I wrote my first word-processed high school paper (and every high school paper after that) on an Apple IIc that I believe my parents still own. I wrote every undergraduate paper between 1987 and 1990 on a Mac. Every academic paper after 2004, every blog entry, NPR commentary, non-academic piece, not to mention my first book was written on a Mac. Every picture I’ve processed (including ones I’ve sold) was processed using a Mac. I started dating the woman who would become my wife while working on a newspaper project (the Sothis!) on a Mac using Pagemaker.
So I get it. I more than get it.
Steve Jobs was a towering figure. His ideas, his products, his approach to design have undeniably shaped our lives. I will always remember where I was when I heard–indeed when my daughter told me I checked my IPhone to verify. For many folks Steve Jobs was their Michael Jackson (I use this example because even now as problematic as Jackson’s life was in many ways I still tear up when I hear “I’ll Be There”).
The day Jobs passed away I gave a lecture about the politics of design to a group of Architecture students at Morgan State University. I talked primarily about urban design–about how the way cities, neighborhoods, and even individual homes and roadways are designed often produce or reproduce inequality. Even our supposedly public goods reflect this. Many public benches have been purposely rendered “homeless proof” to keep homeless populations from congregating. Many public rails are now “grind proof” in order to keep skateboarders from using them. Even something as mundane as a kitchen can reproduce gender inequality–if the contents of a kitchen cabinet cannot be seen, then a single person is more likely to be responsible for organizing it and maintaining that organization, a task which often goes to the woman of the house.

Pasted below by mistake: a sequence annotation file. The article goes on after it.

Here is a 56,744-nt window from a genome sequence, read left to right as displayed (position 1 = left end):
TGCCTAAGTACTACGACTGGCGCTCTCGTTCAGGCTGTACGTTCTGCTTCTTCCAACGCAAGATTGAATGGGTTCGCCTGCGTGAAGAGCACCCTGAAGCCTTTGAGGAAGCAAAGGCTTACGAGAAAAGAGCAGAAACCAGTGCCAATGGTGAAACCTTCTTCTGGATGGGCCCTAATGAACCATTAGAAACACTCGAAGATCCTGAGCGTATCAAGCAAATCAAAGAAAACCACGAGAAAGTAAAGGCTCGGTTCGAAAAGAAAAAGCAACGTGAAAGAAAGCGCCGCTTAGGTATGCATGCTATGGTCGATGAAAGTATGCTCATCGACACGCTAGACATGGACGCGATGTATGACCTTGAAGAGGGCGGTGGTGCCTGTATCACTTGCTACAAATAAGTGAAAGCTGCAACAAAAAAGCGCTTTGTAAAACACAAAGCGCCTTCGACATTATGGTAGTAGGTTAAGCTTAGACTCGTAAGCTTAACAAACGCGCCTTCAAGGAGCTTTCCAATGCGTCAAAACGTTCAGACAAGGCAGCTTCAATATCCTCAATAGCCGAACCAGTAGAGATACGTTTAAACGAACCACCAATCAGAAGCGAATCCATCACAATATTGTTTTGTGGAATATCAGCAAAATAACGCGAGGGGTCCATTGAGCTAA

I wanted to talk a bit about the design of everyday objects, but I knew I wouldn’t have time to do it.
After I heard about Jobs passing I regretted it.
Because while the articles I link to above deal with Apple’s problematic record on human rights (their record in China is atrocious). They deal with Jobs’ personal management skills (they were, in a word, Jordanian). They deal with Apple’s history of censorship. And this latter issue begins to touch on the design element–you can design open-ness into a product “democratizing” it in a way by allowing others to modify it to tinker with it, or you can design open-ness OUT of a product. But the other element is the cultivation of desire. Apple designs everyday things. Phones. Computers. Devices that play music. Tablets. Perhaps soon, televisions. But in at least three of these cases (with the IPhone, the IPad definitely), Apple under Jobs’ leadership designed consumer products (that is, products designed chiefly if not solely to consume rather than to produce) that were so powerful in cultivating desire they ended up making Apple consumers tools of their tools.
Now one could say these tools were “democratic” in that they gave individuals an opportunity to produce and create they may not have otherwise had–individuals with the resources to purchase them. But they are designed to extract more consumer income than they are to extract more human creativity. This is Jobs’ legacy too, and should not go unstated. Particularly not when the same day we lose Jobs, we also lose Rev. Fred Shuttlesworth, and Prof. Derrick Bell…two giants who made it possible for me to live and practice a full democratic life.